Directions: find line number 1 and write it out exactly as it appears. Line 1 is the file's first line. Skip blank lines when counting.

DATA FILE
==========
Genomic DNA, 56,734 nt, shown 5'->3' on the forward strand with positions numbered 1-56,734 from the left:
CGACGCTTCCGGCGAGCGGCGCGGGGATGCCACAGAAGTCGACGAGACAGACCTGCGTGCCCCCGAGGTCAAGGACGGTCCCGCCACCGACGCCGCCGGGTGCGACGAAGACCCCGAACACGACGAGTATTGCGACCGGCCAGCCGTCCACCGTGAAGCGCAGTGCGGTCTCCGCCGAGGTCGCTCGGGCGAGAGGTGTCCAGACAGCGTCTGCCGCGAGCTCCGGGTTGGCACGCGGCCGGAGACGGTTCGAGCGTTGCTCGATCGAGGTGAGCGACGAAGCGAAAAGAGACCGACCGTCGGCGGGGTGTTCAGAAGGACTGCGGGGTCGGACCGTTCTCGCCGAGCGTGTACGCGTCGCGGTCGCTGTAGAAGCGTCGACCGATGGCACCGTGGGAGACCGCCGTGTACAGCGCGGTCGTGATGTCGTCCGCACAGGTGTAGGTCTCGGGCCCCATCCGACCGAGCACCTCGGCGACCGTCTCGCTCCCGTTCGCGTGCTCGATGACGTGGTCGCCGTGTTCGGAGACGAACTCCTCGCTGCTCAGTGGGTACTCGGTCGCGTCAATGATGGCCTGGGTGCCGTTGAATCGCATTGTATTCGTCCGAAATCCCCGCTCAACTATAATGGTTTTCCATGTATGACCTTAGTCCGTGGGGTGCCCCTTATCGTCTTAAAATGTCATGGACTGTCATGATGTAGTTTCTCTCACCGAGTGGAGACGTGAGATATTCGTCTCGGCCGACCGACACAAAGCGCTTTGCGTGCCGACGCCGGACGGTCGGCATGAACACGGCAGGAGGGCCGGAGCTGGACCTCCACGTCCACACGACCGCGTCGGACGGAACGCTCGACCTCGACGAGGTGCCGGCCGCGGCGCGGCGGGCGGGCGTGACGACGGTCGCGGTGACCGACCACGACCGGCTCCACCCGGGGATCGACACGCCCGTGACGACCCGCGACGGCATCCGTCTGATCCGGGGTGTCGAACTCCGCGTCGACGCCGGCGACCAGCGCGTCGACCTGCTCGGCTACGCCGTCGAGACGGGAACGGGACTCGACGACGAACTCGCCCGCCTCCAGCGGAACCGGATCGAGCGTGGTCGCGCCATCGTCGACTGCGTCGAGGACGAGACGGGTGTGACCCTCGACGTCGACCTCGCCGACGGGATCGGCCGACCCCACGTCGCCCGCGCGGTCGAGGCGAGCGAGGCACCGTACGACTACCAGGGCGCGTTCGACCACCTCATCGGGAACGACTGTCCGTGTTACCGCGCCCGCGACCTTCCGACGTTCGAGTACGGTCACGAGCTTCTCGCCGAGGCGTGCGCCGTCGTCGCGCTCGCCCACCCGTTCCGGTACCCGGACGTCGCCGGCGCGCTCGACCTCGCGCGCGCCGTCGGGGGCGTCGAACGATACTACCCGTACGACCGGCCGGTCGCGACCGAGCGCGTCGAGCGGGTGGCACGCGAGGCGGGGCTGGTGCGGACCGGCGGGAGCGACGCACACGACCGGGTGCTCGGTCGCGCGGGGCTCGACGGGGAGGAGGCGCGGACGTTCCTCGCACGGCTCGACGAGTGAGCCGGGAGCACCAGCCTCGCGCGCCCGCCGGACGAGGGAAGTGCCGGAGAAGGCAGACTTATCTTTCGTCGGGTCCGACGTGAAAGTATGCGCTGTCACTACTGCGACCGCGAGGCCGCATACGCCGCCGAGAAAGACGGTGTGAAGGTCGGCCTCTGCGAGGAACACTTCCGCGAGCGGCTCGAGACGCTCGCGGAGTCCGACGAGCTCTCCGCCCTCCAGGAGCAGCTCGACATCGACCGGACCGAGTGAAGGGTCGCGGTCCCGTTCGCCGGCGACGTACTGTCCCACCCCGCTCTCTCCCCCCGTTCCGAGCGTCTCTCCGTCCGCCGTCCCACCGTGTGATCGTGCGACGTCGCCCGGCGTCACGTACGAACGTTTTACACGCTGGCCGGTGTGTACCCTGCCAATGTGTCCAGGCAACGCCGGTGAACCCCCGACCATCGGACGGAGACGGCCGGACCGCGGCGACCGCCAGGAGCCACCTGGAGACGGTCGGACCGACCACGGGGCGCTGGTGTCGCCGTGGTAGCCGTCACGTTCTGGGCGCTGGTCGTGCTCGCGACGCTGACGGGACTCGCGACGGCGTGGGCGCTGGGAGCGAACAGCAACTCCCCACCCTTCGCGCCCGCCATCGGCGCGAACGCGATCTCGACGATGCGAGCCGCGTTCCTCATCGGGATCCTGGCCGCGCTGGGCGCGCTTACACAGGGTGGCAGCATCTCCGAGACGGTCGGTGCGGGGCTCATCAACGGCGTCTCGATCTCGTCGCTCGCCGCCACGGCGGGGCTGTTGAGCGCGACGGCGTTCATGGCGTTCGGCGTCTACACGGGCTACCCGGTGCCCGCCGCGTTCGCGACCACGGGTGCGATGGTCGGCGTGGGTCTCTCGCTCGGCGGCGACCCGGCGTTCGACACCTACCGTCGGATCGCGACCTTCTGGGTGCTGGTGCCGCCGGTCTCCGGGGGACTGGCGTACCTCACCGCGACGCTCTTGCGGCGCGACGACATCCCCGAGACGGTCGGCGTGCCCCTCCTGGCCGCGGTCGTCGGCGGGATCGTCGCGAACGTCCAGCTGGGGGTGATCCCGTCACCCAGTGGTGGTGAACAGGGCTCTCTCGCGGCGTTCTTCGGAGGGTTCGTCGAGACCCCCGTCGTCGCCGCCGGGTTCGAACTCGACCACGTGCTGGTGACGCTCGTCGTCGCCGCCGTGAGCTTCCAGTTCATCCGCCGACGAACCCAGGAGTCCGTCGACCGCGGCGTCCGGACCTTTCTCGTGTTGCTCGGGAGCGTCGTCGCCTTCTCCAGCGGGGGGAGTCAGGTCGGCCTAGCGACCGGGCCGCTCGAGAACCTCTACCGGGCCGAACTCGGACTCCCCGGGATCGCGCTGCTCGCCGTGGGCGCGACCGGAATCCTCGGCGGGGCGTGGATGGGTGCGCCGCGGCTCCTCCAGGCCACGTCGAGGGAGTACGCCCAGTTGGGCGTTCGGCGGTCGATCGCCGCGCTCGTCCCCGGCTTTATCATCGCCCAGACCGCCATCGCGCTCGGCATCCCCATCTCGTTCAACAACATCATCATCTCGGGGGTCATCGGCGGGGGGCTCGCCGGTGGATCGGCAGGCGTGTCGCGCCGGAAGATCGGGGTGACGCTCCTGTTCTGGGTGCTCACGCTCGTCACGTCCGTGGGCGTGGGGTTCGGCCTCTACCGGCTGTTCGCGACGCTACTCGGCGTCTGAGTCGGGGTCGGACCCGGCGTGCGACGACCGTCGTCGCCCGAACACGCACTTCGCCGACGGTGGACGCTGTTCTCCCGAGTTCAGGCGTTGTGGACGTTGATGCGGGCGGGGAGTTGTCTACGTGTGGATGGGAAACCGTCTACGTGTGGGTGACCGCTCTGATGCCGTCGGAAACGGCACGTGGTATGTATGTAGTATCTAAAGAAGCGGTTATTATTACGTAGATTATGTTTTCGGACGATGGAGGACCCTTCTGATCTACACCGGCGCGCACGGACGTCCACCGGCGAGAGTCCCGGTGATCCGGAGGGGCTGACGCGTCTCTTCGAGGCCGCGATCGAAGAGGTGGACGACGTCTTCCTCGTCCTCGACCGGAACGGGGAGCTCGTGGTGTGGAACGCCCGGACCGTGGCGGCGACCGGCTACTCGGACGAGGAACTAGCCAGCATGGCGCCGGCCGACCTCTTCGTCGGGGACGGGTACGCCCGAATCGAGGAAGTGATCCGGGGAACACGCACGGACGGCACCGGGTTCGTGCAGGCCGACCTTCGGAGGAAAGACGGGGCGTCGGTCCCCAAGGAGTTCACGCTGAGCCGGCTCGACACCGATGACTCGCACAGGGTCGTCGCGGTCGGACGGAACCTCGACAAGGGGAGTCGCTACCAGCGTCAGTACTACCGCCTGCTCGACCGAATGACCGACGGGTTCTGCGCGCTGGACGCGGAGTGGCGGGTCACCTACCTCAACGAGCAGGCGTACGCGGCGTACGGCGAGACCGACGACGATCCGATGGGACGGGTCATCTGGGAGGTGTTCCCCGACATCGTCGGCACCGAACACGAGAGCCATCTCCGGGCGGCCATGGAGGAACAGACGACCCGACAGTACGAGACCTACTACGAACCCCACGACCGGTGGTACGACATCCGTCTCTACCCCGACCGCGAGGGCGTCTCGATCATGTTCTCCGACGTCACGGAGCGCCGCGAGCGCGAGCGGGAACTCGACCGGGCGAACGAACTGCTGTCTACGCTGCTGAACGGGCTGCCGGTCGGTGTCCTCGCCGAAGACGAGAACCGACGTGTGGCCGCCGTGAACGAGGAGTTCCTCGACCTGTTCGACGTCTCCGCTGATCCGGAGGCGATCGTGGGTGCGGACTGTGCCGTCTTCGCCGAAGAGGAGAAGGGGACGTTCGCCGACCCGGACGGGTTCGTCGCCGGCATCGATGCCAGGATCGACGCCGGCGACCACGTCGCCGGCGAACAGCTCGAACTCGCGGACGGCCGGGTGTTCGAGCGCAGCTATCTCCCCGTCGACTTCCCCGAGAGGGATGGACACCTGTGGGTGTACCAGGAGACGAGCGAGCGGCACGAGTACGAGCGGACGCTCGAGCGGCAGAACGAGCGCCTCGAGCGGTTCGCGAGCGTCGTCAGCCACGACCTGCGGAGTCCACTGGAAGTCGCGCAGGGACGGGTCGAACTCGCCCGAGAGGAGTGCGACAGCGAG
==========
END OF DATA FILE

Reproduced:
Genomic DNA, 56,734 nt, shown 5'->3' on the forward strand with positions numbered 1-56,734 from the left: